Preservation in Atlanta: 14!  Demolition in Atlanta: 36,871

Sneak Peek of Wren’s Nest Interior

Written on August 26, 2009 at 9:55 am, by Lain Shakespeare

Jonathan Hillyer, amazing architectural photographer, recently snapped a few photos of the Wren’s Nest to mark the completion of our conservation project.

All photos are copyright Jonathan Hillyer, but if you want to use ’em, you can ask me nicely.  Here are the first four we could get our grubby little hands on:

Copyright Jonathan Hillyer

This is the girls’ bedroom.  Lillian and Mildred, pictured above the mantle, grew up being called Billie and Tommie.  As I understand it, they were spoiled pretty good.

Wren's Nest Living Room

The living room was probably never this clean when Joel Chandler Harris lived here with his wife, mother, niece, 6 kids, and myriad of farm animals.

Wren's Nest Dining Room

The table and chairs in the dining room came as a set from Sears for $25.  Note how the ceiling is wallpapered.  As I understand it, that’s kinda like buying a house today with granite countertops.

Joel Chandler Harris Bedroom at the Wren's Nest

Joel Chandler Harris’ bedroom is the most famous room in the house.  It’s dressed for summer because Harris passed away in July of 1908.  When Mrs. Harris sold the house to the Uncle Remus Memorial Association, her stipulation was that this room not be touched, so it’s just as it was when Harris lived here.

The crib is an exception, but it is original to the home and the Harris family.  In fact, it’s still used by the Harris family from time to time.  When I was a wee babe, that was my crib.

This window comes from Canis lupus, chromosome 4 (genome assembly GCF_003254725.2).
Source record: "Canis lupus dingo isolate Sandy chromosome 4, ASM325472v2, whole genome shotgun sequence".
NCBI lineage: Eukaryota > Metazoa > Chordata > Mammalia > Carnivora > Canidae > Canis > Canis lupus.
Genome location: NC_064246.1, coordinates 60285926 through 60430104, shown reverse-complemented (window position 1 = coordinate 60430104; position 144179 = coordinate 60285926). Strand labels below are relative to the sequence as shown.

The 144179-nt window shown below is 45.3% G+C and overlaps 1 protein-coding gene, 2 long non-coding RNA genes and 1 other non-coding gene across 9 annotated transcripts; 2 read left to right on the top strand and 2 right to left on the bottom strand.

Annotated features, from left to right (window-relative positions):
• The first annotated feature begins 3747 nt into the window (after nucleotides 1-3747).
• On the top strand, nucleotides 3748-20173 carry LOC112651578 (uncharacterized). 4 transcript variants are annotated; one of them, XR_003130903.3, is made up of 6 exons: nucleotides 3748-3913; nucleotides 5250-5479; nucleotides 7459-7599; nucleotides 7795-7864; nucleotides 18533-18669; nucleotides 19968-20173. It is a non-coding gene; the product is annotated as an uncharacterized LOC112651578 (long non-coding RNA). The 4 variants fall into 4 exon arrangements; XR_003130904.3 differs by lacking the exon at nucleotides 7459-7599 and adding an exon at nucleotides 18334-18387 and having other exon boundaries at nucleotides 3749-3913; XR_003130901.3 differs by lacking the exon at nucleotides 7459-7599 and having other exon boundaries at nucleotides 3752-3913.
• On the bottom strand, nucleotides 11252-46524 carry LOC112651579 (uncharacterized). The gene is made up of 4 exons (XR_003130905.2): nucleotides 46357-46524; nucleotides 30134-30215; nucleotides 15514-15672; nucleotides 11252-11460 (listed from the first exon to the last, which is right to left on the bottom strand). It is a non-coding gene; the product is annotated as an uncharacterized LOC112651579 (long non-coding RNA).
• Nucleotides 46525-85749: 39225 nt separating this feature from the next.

Thanks again to Jonathan Hillyer for the photos.  There are a few more where these came from, too.

Georgia Theater Accepting Donations for Renovation — Cool or Uncool?

Written on August 19, 2009 at 2:24 pm, by Amelia

One of the AJC’s new blogs, Inside Access, recently featured news about the Georgia Theatre, which was ravaged by a fire in June.

The Georgia Theater in Athens, GA

(Photo courtesy of neuftoes)

The theater, located in Athens, is now accepting donations through the Georgia Trust for Historic Preservation to help offset construction costs.  If the commenters are to be believed (and given the history of commenters at the AJC, this is at best hazardous), this partnership has gotten some major panties in a bunch.

Recently, there have been a few for-profit businesses (Paste, Wordsmiths (RIP)) that have asked for donations to keep themselves alive.  The mixing of profit with non-profit tactics really ticked some people off.

Yet we, as a non-profit, ask for donations to stay alive all the time.  Really, it’s pretty much all we do.  And to date, not one person has yelped, “Well, I NEVER!” in response.

Now, I know there are inherent differences (like tax-exemption).  But how severe are those differences from the viewpoint of the Average Joe who’s happy to see both the Wren’s Nest and the Georgia Theatre in his neighborhood?  Should he not financially support the theater because it’s for-profit, even though the end result is essentially the same for him?

I know the simple logic is “Well derr, Amelia — you support the theater by giving them money to see shows they put on.  Idiot.”  But that’s hard to do when the theater is all “non-functional” and “charred.”

In the interest of full disclosure, I have donated my hard-earned pennies to for-profits, but not all that asked.  And with a lot more deliberation than when I’ve donated to non-profits.

What do y’all think?  Would you donate to the Georgia Theatre?

(500) Days of Summer and Happy Bluebirds

Written on August 18, 2009 at 2:43 pm, by Amelia

Have y’all seen (500) Days of Summer?

500 Days of Summer with Joseph Gordon-Levitt

If not, you should remedy that situation immediately.  It’s a charming lil’ piece of cinema.  It also sports a not-at-all subtle nod to Song of the South, as seen above.

It’s neat that despite attempts to sweep Song of the South under the rug, its cultural influence remains largely undiminished, especially in film.

I mean, it’s totally understood that a bluebird swooping in means good times aplenty.  And let me tell you — it’s a legit good times in the scene above, hoo boy.